The second aim was to destroy the infiltration tunnels, and here too the operation is flawed. As of 3 August the IDF had uncovered forty tunnels, invariably with multiple access-points, far more than anticipated. Moreover, Hamas strategists will have prepared for just this kind of IDF operation. Building tunnels deep underground and completely back-filling the entry-points would make them difficult if not impossible to detect; with knowledge of the approximate location of the incomplete tunnels, they can be found, opened up and completed after the withdrawal of IDF forces.
It is not commonly realised just how remarkable are the tunnelling abilities that have been acquired in Gaza. A single infiltration tunnel ran for 2.4 kilometres, was twenty metres below ground level and utilised 350 tons of concrete in the lining (see Shane Harris, “Extensive Hamas Tunnel Network Points to Israeli Intelligence Failure”, Foreign Policy, 3 August 2014).
The explanation for this capability is in part the huge experience of building access tunnels for commercial transit under the border with Egypt over recent years. A report on Al-Jazeera says that over 500 of these tunnels have been constructed to connect Gaza with Egypt, with 7,000 Gazans employed in their building. Even if the IDF had destroyed all the Hamas infiltration tunnels, which is highly unlikely, constructing more would not take long. It is the knowledge and the trained workforce that count here.
In addition, perhaps the least recognised aspect of Protective Edge has been the level of Israeli casualties, which has far exceeded initial fears. (The Palestinian losses - over 1,800 killed and 9,000 injured, more than 68% of them civilians - are of course much greater). A comparison with Cast Lead in 2008-09 is instructive. In that operation the IDF killed 1,440 Palestinians over twenty-three days, and lost nine soldiers in combat, as well as four in a friendly-fire incident. This time the IDF has so far lost sixty-four soldiers in twenty-eight days. Military censorship has allowed reporting of deaths but very little information on injuries, but an informed Israeli source puts these at over 400.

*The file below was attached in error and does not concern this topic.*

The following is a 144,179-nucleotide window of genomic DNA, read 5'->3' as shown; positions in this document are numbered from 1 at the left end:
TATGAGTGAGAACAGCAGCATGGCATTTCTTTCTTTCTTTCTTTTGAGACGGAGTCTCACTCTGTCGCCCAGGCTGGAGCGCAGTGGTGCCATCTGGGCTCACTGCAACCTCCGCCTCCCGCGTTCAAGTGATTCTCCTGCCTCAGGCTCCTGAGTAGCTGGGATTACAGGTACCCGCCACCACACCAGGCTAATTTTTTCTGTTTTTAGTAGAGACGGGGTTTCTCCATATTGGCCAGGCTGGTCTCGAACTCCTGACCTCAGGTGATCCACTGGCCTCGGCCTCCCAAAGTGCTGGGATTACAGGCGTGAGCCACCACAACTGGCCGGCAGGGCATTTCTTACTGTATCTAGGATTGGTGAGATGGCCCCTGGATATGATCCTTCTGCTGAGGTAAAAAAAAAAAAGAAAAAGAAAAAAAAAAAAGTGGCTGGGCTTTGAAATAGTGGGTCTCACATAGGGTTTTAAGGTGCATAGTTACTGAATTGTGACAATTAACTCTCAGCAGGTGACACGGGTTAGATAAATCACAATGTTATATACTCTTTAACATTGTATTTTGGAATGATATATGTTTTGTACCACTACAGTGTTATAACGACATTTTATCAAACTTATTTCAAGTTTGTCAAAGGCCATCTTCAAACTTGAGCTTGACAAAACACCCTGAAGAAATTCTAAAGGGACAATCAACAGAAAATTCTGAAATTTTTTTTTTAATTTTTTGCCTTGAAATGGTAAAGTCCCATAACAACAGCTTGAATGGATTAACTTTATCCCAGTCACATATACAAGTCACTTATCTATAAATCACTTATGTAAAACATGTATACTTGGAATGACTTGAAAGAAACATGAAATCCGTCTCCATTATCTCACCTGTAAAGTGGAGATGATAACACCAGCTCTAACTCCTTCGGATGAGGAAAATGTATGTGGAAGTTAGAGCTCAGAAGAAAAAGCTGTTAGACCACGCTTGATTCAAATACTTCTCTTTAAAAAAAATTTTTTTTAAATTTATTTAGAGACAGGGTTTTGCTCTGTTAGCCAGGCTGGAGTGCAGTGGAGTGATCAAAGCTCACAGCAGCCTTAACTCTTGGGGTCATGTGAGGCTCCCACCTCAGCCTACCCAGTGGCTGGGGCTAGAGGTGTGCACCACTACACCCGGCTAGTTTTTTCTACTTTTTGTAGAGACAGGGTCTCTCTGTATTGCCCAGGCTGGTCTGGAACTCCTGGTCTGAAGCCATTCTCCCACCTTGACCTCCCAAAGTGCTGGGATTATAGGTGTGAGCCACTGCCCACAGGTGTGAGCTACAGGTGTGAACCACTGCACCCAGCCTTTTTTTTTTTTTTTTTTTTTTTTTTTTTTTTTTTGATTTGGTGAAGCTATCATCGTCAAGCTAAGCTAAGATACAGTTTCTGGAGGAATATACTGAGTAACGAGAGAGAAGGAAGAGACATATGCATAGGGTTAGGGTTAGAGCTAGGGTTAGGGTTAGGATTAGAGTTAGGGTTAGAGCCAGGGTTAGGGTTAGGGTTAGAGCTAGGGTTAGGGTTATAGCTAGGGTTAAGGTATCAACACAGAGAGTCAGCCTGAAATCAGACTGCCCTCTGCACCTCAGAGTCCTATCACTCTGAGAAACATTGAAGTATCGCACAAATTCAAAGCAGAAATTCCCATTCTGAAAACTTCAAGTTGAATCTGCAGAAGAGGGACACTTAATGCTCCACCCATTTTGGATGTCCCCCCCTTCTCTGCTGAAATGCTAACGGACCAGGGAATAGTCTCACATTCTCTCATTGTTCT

The Jewish population of Israel is about one-tenth of the population of the UK. This means that the proportional losses in twenty-eight days exceed the UK’s combined losses in six years' fighting in Iraq and twelve years in Afghanistan. In a revealing assessment, a retired United States army major-general, Robert H Scales, and a defence analyst, Douglas A Ollivant, put it this way:
“Gone are the loose and fleeting groups of fighters seen during Operation Cast Lead in 2008. In Gaza they have been fighting in well-organized, tightly bound teams under the authority of well-connected, well-informed commanders. Units stand and fight from building hideouts and tunnel entrances. They wait for the Israelis to pass them by before ambushing them from the rear” (see “Terrorist armies fight smarter and deadlier than ever”, Washington Post, 4 August 2014).
Extending their analysis to wider regional developments, including the Islamists in Iraq, they deliver a somewhat bombastic concluding paragraph that (given the source) is still worth quoting:
“What we see in Gaza, Syria and Iraq should serve as a cautionary tale for any Beltway guru calling for a return of U.S. forces to Iraq. U.S. soldiers and Marines are still the global gold standard, but their comparative advantage has diminished. As terrorist groups turn into armies, pairing their fanatical dedication with newly acquired tactical skills, renewed intervention might generate casualties on a new scale - as the Israelis have been painfully learning.”
On 4 August, the Israelis first offered a short ceasefire and have now agreed a three-day pause. This contrasts markedly with prime minister Binyamin Netanyahu’s insistence - just a day earlier - on "completing the mission". Perhaps the sudden change stems from reports from Israeli ambassadors around the world, perhaps the Barack Obama administration finally exerted pressure. But perhaps it was the IDF commanders who had a much clearer vision than their political leaders and simply said they should declare victory and withdraw while they could.